I realize some people are going to disagree with the order of my rankings here, but at the end of the day, it’s all subjective and I love targeting all 5 of these species… and all the other common species of fish in San Diego’s surf. Bottom line, halibut are without a doubt on the list of the most exciting fish to catch in San Diego.

What’s All the Hype About?

The California halibut is one of the most challenging species of fish to target in San Diego because they’re tough to find, tough to hook, and sometimes, they’re even tougher to keep on your hook. A buddy of mine put it best when he compared halibut fishing to disabling a bomb. Basically, if you’re really smooth with the fight, you might be able to float the fish in from the deep, through the rocks, and onto the sand. But, one wrong move, and halibut have a tendency to go absolutely ballistic, frequently coming unbuttoned in the process. Don’t consider a halibut “caught” until it’s on the sand. I’ve lost some in less than an inch of water as they flop around violently until a wave washes them (and your hopes and dreams) away.

Depending on whether you use jerkbaits or swimbaits while targeting halibut, your hook set will vary, and if you don’t time the hook set perfectly… the odds are against you. You’ll typically feel a sudden jolt on your lure, sometimes easily confused with your lure running into a rock, and you’ll have to decide whether to set the hook, or ease up so as to not jam your lure further into a rock, potentially resulting in a lost lure. I’ve found that jerkbaits eliminate much of the guessing game, given that you don’t really need to set the hook, but, some of the best halibut zones are much more swimbait friendly than jerkbait friendly.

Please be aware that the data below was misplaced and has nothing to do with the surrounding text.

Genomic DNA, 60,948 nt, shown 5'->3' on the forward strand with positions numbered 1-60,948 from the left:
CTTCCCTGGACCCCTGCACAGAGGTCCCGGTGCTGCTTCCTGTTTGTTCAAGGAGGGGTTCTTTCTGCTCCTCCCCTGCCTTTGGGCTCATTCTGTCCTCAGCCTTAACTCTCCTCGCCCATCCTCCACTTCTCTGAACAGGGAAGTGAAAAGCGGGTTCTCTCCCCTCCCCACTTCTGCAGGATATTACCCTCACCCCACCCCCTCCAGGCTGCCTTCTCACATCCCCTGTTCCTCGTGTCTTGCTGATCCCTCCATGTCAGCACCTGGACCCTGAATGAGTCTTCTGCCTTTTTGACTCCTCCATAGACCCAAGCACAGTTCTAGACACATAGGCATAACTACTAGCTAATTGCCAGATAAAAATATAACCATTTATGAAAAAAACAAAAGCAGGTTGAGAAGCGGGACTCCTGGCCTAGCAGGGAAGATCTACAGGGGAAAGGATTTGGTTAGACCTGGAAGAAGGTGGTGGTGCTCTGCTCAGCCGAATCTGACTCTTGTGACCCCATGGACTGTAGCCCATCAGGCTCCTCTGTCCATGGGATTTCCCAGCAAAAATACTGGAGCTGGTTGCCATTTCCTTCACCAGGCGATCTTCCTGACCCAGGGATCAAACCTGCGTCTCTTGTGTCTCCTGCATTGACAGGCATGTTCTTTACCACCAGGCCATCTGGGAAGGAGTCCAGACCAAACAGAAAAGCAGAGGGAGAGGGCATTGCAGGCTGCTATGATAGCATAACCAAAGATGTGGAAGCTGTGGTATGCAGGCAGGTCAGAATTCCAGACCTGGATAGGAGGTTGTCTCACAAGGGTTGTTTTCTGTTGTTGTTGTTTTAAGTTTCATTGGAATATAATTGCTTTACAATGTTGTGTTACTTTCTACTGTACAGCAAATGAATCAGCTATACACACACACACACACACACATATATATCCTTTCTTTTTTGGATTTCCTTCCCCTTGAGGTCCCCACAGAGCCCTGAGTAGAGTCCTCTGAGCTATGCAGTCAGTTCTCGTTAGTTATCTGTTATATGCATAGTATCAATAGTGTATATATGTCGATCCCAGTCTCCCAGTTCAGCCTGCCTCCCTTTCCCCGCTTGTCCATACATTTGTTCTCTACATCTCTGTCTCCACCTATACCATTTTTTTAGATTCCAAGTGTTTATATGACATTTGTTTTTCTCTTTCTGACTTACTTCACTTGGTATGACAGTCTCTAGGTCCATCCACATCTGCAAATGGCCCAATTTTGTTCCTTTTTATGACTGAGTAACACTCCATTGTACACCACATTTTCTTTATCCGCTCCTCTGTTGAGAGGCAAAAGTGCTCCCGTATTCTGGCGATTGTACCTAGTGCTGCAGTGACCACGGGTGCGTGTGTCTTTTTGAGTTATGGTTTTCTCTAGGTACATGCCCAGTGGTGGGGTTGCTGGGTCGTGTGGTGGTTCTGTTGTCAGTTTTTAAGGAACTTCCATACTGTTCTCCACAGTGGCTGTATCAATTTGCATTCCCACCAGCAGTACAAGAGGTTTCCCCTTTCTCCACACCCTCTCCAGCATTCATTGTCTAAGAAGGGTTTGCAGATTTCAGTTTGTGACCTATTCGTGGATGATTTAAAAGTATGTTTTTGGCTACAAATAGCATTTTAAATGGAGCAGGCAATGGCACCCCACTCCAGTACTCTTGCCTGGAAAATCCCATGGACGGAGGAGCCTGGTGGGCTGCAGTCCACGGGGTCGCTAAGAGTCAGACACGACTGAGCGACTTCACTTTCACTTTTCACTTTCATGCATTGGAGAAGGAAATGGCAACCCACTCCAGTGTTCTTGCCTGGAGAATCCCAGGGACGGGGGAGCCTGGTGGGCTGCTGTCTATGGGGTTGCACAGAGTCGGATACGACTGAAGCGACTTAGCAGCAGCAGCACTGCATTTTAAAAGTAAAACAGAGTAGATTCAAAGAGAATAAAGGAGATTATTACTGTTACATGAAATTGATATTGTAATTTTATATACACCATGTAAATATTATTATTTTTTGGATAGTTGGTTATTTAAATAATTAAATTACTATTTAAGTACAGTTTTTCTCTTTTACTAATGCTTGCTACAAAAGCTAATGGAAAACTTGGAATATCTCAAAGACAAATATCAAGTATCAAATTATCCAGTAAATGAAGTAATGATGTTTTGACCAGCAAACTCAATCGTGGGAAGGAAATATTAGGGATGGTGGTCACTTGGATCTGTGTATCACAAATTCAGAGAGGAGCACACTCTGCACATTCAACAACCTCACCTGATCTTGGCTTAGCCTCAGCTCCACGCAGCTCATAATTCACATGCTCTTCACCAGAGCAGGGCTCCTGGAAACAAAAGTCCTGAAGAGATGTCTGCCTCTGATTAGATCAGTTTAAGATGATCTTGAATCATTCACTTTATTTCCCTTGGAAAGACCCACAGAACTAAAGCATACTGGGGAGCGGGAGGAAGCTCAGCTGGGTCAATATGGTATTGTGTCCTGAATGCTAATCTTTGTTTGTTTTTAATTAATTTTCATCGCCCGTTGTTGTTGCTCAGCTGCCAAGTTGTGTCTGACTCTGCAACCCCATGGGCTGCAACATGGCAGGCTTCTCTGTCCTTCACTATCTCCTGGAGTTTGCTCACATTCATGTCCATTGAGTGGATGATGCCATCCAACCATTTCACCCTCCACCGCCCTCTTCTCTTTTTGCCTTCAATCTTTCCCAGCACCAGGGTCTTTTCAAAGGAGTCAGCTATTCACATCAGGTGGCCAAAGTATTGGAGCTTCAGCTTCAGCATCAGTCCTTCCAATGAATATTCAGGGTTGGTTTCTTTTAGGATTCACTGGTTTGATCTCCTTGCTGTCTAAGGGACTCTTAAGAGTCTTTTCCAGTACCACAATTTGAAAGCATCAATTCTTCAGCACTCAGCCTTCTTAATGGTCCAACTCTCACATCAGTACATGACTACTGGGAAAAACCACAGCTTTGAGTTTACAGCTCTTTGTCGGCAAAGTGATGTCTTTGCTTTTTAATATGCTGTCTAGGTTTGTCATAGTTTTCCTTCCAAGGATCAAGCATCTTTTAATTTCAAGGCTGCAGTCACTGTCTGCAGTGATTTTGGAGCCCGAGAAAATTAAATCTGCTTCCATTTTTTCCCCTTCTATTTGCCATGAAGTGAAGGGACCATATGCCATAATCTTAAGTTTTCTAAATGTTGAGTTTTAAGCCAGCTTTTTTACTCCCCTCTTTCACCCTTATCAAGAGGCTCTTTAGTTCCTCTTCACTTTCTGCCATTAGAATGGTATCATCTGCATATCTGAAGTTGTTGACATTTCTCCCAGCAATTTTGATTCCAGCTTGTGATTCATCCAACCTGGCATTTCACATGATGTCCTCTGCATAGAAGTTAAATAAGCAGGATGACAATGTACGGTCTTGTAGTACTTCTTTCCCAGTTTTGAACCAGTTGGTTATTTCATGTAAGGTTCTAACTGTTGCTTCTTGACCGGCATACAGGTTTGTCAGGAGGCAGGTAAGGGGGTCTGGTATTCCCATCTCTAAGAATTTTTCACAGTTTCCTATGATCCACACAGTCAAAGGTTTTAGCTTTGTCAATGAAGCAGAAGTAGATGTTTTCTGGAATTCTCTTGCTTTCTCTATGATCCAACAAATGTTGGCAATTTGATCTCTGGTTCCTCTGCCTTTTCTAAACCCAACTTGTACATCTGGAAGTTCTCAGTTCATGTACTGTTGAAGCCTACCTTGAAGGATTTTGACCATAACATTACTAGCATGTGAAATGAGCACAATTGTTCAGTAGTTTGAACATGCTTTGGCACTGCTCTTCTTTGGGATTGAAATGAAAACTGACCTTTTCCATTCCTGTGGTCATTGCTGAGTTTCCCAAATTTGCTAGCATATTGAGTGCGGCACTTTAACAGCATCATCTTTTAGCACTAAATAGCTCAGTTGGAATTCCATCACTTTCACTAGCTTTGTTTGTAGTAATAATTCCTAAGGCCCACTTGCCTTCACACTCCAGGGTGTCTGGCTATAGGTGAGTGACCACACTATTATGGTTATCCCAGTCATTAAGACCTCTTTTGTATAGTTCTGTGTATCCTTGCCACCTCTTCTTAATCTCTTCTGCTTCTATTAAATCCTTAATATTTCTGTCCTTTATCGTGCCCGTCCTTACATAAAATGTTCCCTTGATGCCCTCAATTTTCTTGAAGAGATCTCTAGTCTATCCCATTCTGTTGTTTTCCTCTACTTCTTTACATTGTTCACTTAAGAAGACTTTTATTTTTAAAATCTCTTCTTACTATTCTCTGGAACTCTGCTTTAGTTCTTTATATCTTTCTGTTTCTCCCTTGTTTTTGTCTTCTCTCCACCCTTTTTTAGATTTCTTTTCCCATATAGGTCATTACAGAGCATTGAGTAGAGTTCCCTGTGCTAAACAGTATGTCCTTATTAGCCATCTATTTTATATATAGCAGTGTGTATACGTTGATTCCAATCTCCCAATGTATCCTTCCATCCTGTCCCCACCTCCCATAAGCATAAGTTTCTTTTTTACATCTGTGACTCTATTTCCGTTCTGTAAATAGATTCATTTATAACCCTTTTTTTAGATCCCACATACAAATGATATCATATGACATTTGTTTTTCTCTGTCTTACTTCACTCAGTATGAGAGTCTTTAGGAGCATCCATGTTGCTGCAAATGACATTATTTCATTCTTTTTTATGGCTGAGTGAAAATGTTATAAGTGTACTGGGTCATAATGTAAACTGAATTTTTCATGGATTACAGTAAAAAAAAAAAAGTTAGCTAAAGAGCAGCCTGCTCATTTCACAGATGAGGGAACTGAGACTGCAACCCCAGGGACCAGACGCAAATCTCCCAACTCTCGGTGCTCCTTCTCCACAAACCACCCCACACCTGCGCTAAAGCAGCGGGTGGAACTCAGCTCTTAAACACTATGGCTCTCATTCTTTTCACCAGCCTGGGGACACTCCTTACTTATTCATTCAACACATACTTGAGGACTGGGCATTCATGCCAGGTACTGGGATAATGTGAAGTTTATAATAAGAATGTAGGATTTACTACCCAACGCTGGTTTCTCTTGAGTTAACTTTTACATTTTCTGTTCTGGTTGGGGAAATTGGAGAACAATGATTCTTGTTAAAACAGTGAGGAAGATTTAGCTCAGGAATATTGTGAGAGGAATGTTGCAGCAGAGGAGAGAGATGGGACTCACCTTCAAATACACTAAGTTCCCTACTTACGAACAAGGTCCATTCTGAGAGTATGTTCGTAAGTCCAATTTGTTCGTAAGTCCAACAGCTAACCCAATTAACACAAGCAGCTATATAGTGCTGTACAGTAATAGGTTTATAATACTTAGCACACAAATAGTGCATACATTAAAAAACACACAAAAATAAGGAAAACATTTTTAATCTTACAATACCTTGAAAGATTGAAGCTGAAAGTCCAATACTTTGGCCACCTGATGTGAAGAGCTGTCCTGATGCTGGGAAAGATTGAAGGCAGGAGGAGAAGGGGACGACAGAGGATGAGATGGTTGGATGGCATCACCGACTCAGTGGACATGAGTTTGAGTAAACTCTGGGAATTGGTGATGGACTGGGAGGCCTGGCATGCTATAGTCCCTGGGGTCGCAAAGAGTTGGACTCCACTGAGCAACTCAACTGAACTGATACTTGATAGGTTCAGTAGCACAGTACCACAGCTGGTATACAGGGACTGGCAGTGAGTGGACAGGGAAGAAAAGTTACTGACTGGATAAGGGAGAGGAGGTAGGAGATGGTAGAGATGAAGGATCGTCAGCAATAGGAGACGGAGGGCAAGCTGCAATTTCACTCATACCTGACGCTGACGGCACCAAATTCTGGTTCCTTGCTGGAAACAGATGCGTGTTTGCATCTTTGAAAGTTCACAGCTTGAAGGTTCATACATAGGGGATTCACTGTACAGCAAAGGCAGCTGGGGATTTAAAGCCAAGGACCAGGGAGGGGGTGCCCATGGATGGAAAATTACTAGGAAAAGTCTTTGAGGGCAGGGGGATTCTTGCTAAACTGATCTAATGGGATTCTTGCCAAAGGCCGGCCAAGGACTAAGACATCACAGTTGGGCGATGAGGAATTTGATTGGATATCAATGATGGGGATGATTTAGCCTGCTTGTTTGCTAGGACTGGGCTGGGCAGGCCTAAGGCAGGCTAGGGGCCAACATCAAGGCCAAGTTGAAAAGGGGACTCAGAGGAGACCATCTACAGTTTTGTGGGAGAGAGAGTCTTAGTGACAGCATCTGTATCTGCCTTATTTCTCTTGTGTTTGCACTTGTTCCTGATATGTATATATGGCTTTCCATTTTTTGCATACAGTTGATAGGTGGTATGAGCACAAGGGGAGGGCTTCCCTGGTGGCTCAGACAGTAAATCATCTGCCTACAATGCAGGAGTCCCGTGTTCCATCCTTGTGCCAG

For more on halibut fishing in San Diego, read the linked article or check out this video where I hooked 10 halibut in one session!

#2 – Spotfin Croaker

Spotfin Croaker - Exciting Fish to Catch in San Diego
Spotfin Croaker – 23.5 inches

Alright, so remember everything I said about corbina? All of that applies to spotfin croaker too. Why did I rank spotfin higher than corbina on this list of the most exciting fish to catch in San Diego? There are a few reasons and we’ll get into them.